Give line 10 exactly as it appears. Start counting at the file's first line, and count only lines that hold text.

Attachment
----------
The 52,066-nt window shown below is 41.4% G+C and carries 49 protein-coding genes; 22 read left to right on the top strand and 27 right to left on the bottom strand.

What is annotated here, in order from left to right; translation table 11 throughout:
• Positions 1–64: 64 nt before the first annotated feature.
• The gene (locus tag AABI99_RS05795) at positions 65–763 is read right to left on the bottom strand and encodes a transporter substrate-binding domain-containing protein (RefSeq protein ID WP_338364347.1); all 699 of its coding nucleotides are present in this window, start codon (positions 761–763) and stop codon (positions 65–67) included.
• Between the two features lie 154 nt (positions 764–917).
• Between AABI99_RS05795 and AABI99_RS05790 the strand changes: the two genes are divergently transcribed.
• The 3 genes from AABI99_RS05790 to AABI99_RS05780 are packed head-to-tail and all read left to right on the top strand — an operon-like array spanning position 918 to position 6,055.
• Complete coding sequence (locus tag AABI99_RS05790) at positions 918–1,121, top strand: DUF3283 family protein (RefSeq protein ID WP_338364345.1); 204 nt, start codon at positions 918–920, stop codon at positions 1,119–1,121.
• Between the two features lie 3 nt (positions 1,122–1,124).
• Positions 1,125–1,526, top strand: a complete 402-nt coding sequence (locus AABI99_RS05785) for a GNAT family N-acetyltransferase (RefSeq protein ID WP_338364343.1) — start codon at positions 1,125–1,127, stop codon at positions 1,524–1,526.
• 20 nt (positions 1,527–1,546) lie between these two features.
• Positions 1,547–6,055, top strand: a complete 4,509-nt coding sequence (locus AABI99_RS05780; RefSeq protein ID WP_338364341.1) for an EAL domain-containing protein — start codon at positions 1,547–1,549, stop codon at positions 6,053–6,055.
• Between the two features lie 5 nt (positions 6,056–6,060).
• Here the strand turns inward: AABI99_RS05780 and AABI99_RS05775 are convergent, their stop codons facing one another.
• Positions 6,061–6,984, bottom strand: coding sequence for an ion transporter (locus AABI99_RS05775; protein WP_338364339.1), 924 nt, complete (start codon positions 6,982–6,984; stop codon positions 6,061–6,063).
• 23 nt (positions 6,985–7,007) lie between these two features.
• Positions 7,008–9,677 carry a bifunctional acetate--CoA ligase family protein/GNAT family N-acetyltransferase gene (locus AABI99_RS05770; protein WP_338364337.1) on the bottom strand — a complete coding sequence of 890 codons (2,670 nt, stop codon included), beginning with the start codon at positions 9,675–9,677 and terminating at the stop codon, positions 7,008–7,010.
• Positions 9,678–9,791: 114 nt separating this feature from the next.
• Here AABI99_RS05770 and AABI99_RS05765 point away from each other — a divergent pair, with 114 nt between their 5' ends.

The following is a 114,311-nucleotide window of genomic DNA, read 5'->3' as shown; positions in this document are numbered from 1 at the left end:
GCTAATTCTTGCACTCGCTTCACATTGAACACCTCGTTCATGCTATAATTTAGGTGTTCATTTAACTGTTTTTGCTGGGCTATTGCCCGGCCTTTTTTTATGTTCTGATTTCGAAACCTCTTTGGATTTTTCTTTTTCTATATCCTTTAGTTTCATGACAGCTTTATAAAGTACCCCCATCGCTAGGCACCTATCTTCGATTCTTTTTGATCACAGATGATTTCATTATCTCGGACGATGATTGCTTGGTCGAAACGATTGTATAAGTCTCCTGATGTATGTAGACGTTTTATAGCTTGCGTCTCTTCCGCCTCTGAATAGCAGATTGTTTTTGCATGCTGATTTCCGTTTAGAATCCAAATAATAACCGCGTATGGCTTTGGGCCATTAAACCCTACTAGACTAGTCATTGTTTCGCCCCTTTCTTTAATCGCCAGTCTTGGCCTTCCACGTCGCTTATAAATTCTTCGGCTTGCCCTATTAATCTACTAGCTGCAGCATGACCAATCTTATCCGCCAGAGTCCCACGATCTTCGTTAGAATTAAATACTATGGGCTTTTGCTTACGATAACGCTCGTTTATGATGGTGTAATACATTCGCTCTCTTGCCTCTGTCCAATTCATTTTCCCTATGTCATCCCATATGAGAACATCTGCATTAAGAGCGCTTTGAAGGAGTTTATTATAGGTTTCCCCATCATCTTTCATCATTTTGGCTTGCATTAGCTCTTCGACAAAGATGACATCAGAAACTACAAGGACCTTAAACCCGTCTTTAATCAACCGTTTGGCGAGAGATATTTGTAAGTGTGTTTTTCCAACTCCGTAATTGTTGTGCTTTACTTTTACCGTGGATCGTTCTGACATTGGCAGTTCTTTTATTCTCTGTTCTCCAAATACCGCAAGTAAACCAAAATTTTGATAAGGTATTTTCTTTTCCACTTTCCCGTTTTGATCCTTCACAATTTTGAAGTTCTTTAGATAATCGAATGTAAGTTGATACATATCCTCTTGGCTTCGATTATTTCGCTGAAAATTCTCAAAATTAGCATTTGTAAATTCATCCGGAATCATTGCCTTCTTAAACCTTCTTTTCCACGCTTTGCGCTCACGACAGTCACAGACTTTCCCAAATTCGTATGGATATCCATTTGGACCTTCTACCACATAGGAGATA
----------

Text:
• Positions 1,125–1,526, top strand: a complete 402-nt coding sequence (locus AABI99_RS05785) for a GNAT family N-acetyltransferase (RefSeq protein ID WP_338364343.1) — start codon at positions 1,125–1,127, stop codon at positions 1,524–1,526.